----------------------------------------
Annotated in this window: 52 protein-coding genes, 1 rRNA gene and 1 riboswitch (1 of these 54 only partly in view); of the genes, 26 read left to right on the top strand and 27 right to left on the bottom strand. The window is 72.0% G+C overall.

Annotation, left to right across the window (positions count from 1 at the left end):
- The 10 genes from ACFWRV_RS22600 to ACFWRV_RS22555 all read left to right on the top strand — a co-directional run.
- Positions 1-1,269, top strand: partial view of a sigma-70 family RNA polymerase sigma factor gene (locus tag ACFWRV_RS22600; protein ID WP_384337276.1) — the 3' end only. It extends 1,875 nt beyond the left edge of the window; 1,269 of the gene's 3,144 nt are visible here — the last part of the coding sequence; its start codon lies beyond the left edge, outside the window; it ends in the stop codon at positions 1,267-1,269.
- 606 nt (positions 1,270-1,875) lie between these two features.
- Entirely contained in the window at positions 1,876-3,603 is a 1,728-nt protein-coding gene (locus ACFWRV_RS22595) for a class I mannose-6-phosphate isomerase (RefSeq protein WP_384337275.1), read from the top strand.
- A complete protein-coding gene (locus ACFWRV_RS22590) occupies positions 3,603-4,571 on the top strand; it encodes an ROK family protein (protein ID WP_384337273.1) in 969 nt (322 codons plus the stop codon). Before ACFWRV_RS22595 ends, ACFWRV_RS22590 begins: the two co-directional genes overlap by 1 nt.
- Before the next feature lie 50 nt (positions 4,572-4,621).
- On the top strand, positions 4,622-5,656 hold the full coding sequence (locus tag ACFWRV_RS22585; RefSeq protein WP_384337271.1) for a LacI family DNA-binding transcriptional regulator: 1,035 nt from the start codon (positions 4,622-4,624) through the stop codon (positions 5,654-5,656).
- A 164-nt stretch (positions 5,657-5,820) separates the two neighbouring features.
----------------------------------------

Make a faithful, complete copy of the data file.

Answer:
Annotated in this window: 52 protein-coding genes, 1 rRNA gene and 1 riboswitch (1 of these 54 only partly in view); of the genes, 26 read left to right on the top strand and 27 right to left on the bottom strand. The window is 72.0% G+C overall.

Annotation, left to right across the window (positions count from 1 at the left end):
- The 10 genes from ACFWRV_RS22600 to ACFWRV_RS22555 all read left to right on the top strand — a co-directional run.
- Positions 1-1,269, top strand: partial view of a sigma-70 family RNA polymerase sigma factor gene (locus tag ACFWRV_RS22600; protein ID WP_384337276.1) — the 3' end only. It extends 1,875 nt beyond the left edge of the window; 1,269 of the gene's 3,144 nt are visible here — the last part of the coding sequence; its start codon lies beyond the left edge, outside the window; it ends in the stop codon at positions 1,267-1,269.
- 606 nt (positions 1,270-1,875) lie between these two features.
- Entirely contained in the window at positions 1,876-3,603 is a 1,728-nt protein-coding gene (locus ACFWRV_RS22595) for a class I mannose-6-phosphate isomerase (RefSeq protein WP_384337275.1), read from the top strand.
- A complete protein-coding gene (locus ACFWRV_RS22590) occupies positions 3,603-4,571 on the top strand; it encodes an ROK family protein (protein ID WP_384337273.1) in 969 nt (322 codons plus the stop codon). Before ACFWRV_RS22595 ends, ACFWRV_RS22590 begins: the two co-directional genes overlap by 1 nt.
- Before the next feature lie 50 nt (positions 4,572-4,621).
- On the top strand, positions 4,622-5,656 hold the full coding sequence (locus tag ACFWRV_RS22585; RefSeq protein WP_384337271.1) for a LacI family DNA-binding transcriptional regulator: 1,035 nt from the start codon (positions 4,622-4,624) through the stop codon (positions 5,654-5,656).
- A 164-nt stretch (positions 5,657-5,820) separates the two neighbouring features.